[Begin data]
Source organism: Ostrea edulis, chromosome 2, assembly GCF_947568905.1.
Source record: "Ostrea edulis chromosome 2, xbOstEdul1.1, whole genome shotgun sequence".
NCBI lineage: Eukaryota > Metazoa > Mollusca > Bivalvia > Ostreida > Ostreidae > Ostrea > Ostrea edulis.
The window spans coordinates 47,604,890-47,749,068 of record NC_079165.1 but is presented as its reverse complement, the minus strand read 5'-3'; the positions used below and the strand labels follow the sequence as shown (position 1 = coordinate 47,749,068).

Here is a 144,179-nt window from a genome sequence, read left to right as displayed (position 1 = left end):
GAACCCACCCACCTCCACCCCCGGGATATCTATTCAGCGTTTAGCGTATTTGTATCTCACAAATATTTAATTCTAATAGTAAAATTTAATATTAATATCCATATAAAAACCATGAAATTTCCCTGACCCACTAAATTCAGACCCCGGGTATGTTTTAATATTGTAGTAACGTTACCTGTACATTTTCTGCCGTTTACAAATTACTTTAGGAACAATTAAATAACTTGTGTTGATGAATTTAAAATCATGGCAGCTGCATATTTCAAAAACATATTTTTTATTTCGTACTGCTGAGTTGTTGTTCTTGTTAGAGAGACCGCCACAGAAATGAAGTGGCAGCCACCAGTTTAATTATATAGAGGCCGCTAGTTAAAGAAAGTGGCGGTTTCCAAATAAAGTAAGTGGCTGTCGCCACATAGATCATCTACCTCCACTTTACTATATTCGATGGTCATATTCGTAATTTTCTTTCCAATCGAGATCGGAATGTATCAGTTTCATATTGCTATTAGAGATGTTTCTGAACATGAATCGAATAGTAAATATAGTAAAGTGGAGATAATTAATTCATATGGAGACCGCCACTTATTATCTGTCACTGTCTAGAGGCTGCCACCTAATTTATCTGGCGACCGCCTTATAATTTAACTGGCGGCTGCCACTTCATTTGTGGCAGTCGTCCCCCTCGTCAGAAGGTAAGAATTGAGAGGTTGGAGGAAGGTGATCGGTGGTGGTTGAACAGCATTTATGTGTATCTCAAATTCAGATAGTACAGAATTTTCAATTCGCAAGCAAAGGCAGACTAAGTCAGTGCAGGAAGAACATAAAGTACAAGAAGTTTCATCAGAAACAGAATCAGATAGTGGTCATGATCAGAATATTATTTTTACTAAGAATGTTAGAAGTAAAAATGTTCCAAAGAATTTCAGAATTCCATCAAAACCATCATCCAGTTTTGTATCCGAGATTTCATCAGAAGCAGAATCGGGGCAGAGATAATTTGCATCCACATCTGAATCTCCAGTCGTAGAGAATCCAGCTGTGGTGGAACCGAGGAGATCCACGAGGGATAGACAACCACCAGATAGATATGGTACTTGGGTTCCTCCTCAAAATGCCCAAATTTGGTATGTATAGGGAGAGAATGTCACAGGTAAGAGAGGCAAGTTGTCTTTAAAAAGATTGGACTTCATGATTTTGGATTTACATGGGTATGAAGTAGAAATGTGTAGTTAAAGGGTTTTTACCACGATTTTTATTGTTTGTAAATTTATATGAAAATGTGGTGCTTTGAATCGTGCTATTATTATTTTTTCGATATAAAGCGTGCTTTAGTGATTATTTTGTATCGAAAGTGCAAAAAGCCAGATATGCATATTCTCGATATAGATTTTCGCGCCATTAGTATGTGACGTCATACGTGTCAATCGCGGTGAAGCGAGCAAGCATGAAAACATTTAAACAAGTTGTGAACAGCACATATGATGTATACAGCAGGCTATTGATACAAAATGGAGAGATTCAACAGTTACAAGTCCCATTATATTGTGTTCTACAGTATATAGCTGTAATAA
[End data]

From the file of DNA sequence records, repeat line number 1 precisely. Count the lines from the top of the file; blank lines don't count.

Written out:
Source organism: Ostrea edulis, chromosome 2, assembly GCF_947568905.1.